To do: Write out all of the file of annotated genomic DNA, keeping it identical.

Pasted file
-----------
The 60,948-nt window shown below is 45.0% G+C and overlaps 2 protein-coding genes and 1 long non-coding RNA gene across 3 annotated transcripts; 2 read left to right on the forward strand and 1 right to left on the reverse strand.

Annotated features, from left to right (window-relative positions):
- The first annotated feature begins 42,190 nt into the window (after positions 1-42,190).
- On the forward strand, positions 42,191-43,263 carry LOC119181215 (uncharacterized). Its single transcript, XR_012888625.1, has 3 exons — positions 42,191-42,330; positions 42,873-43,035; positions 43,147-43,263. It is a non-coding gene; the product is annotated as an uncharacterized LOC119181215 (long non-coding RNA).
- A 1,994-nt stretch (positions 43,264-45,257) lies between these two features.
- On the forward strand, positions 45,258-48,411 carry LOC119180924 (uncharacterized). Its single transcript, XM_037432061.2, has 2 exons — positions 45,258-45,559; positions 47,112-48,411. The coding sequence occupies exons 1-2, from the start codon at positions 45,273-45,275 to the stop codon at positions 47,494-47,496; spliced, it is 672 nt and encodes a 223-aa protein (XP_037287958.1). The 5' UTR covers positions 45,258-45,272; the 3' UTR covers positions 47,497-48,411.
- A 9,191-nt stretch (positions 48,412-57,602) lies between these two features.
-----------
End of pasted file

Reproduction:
The 60,948-nt window shown below is 45.0% G+C and overlaps 2 protein-coding genes and 1 long non-coding RNA gene across 3 annotated transcripts; 2 read left to right on the forward strand and 1 right to left on the reverse strand.

Annotated features, from left to right (window-relative positions):
- The first annotated feature begins 42,190 nt into the window (after positions 1-42,190).
- On the forward strand, positions 42,191-43,263 carry LOC119181215 (uncharacterized). Its single transcript, XR_012888625.1, has 3 exons — positions 42,191-42,330; positions 42,873-43,035; positions 43,147-43,263. It is a non-coding gene; the product is annotated as an uncharacterized LOC119181215 (long non-coding RNA).
- A 1,994-nt stretch (positions 43,264-45,257) lies between these two features.
- On the forward strand, positions 45,258-48,411 carry LOC119180924 (uncharacterized). Its single transcript, XM_037432061.2, has 2 exons — positions 45,258-45,559; positions 47,112-48,411. The coding sequence occupies exons 1-2, from the start codon at positions 45,273-45,275 to the stop codon at positions 47,494-47,496; spliced, it is 672 nt and encodes a 223-aa protein (XP_037287958.1). The 5' UTR covers positions 45,258-45,272; the 3' UTR covers positions 47,497-48,411.
- A 9,191-nt stretch (positions 48,412-57,602) lies between these two features.